The Lanzarote Night Game

By Ron Waywell

It was after the enlightening Lanzarote experience that Jack Warburton and his wife vowed to mind their own business and never again to listen through walls in the middle of the night.

Their intention had always been to take a winter holiday abroad when Jack retired from the soap works ("a sort of second honeymoon" in Jack’s words), and their ruby wedding anniversary seemed an ideal time. Clara and he spent many happy hours searching through the brochures before deciding upon Lanzarote, and finally chose what seemed a nice little self-catering apartment in Puerto del Carmen, where they could please themselves and relax in the sun beside the pool.

As neither had flown before, they made their preparations with a certain amount of trepidation. Jack left Clara to do the packing, but, anticipating hot sunshine, she sent him out to get some suntan lotion.

"Ambre Solaire! They say that’s the best," she said. "Anyway, ask the chemist. He’ll advise you."

So off Jack went to the village. He returned an hour later with beery breath and a slightly defiant air of self-satisfaction. "Got a bargain here," he said. "Special offer. Two pound off. Chemist said you just pay for the name with the other make."

He displayed his purchase, in an orange plastic bottle. "It’s got a high protection factor too. Chemist said that’s a good point."

Clara read the name suspiciously and sniffed. "Never heard of it," she said. "Anyway, let’s hope it’s all right.’

In spite of having to leave home at three in the morning, they both enjoyed the plane flight, with the novelty of an in-flight meal and duty-free goods, Jack buying Clara perfume and adding a litre of whisky to his luggage.

They reached Puerto del Carmen in the early afternoon, and their apartment complex looked very attractive in the bright sunshine. Surrounded by palm trees and green artificial lawns, the pool was tastefully shaped and on two levels with a connecting waterfall. The limpid blue water set off the surrounding apartments, which were a brilliant white with blue woodwork, and each had its own patio or balcony. It looked ideal.

The apartment itself was rather disappointing. It was on the ground floor and rather dark, and the catering equipment was very basic. To make matters worse, the bed sheets were far too short. However, their patio was virtually poolside, and in no time at all Jack had commandeered two sun loungers. A keen swimmer, he was soon down to his beloved Speedo briefs and had even persuaded Clara to squeeze into her new bikini. She looked rather askance at the topless females cooking in the sun, but eventually plucked up courage and joined them.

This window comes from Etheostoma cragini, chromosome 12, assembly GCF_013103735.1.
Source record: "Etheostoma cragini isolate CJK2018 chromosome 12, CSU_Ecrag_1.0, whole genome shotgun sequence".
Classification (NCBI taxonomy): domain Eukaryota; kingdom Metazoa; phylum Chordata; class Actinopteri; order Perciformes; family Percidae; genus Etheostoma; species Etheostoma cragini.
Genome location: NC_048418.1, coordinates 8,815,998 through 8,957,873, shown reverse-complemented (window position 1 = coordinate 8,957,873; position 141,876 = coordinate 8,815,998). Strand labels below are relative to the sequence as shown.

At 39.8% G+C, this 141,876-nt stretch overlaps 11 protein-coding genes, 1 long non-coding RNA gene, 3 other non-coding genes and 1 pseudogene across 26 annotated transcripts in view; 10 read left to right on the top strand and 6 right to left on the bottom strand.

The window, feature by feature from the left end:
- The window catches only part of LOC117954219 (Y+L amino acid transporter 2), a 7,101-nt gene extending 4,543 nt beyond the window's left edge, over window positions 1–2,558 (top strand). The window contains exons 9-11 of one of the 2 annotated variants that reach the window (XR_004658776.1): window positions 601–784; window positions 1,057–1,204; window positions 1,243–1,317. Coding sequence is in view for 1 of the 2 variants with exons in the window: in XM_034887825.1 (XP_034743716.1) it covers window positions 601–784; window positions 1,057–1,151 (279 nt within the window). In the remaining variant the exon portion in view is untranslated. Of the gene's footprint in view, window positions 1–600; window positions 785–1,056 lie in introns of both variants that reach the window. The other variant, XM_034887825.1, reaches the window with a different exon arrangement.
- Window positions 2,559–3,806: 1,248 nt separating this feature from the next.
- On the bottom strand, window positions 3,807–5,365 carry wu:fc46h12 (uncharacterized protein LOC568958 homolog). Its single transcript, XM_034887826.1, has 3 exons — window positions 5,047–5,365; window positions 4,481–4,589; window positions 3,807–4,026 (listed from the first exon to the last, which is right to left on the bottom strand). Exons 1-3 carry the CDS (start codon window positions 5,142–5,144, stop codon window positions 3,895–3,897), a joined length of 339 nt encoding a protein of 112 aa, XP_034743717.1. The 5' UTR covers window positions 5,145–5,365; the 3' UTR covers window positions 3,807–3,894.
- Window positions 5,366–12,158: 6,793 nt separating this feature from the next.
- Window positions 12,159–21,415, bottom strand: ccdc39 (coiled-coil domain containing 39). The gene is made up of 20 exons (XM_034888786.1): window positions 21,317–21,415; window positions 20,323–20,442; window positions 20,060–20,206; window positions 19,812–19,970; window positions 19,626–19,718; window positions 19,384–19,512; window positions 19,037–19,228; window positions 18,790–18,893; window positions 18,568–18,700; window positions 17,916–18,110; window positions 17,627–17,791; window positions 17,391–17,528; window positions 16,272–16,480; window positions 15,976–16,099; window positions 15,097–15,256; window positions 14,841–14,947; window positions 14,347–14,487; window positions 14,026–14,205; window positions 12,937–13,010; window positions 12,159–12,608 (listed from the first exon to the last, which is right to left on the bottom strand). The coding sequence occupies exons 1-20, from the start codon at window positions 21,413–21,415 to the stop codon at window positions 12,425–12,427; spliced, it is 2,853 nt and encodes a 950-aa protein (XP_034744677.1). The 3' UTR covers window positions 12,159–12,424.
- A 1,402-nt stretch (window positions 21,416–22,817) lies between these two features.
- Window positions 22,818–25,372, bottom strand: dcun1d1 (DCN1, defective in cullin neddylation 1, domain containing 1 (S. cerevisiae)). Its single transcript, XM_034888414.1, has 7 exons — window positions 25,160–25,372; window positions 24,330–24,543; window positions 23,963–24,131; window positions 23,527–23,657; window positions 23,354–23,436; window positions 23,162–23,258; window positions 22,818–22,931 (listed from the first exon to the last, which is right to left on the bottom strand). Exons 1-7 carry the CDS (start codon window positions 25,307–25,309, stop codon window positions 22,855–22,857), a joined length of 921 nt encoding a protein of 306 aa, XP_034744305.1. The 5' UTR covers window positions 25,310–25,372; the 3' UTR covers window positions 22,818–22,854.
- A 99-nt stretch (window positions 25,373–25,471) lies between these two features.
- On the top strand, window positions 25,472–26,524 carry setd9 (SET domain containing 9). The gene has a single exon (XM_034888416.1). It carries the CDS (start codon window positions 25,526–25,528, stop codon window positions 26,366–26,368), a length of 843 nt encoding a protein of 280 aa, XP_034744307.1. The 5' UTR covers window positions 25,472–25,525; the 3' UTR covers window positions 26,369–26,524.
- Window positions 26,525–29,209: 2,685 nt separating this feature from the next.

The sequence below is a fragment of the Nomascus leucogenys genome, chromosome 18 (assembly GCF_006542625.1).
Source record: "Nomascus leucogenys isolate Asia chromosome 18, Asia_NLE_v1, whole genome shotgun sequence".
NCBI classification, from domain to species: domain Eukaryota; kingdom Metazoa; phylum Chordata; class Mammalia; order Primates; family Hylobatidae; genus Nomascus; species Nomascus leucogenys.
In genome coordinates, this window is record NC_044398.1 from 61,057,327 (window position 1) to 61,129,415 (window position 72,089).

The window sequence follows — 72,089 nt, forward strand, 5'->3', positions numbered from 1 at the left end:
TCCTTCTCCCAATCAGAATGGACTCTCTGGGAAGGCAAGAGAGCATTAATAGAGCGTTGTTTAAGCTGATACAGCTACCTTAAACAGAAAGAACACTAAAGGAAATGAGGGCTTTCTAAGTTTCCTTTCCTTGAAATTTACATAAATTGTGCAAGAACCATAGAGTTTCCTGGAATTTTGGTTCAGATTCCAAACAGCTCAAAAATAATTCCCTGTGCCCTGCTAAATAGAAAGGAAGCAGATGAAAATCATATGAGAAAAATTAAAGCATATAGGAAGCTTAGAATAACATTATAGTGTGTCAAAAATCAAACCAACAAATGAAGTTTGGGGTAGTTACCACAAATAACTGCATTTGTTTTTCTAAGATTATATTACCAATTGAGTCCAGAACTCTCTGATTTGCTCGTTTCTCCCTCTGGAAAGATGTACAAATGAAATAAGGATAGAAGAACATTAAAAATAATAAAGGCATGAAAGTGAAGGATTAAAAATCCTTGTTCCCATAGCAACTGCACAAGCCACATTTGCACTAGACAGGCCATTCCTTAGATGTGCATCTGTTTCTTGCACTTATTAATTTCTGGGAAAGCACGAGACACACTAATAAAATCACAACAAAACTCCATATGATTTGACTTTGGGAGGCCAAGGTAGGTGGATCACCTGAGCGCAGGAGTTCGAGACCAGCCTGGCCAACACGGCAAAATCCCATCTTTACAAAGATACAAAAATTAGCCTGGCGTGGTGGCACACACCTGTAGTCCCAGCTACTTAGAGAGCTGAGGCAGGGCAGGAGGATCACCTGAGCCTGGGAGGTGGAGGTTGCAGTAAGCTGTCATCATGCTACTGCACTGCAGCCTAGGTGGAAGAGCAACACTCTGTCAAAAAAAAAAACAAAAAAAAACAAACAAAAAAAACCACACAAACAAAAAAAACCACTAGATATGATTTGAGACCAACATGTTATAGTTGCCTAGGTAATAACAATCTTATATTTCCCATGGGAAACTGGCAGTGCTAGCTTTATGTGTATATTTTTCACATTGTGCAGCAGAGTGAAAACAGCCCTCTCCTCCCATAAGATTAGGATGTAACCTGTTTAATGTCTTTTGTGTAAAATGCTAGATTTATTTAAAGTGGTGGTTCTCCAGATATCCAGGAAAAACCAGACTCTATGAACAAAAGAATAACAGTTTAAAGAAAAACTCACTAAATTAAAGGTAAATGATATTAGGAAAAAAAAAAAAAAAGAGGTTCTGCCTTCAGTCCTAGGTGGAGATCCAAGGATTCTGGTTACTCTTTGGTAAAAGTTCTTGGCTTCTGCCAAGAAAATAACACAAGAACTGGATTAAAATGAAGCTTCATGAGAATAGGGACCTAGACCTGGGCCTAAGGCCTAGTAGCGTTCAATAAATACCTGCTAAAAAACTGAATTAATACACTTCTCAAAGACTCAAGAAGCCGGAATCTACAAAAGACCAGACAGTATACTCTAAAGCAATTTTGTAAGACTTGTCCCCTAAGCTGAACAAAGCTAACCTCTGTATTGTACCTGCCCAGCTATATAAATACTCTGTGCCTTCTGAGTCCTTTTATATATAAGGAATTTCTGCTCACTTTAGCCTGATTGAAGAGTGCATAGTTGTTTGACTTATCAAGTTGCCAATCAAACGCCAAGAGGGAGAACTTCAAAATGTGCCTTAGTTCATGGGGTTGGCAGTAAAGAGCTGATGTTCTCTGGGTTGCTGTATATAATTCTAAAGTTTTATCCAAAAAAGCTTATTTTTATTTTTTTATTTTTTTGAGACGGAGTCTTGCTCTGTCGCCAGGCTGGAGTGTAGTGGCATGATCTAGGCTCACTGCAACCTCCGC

After a quick plunge, Jack took out his proud purchase, and he and Clara coated each other liberally with the new suntan lotion. And all that afternoon they lay baking in the sun.

After a delicious meal in the old town, they went to bed early, dog-tired after their early start. Soon they were both deeply asleep.

It was Clara who heard the noise. "Jack! Jack!" she whispered urgently. "Are you awake? Jack!"

Jack slowly surfaced. "I am now," he grumbled. "What’s up?"

"Listen! Listen, next door! They’re moving about."

Jack perked up rapidly and after a few moments an impish smile creased his face. "Talk about a second honeymoon? I tell you, those two are on their first." And he sat there cross-legged, straining his ears and painting mental pictures.

The noise next door seemed to consist mainly of urgent requests followed by sharp slaps. These were interspersed with cries of encouragement and satisfaction. At one point there was a creak of bedsprings.

Eventually the noises ceased, and after a few murmurings, all was quiet. Jack kissed Clara goodnight with unusual passion, and with the word "sado-masochism" going through his mind eventually got back to sleep.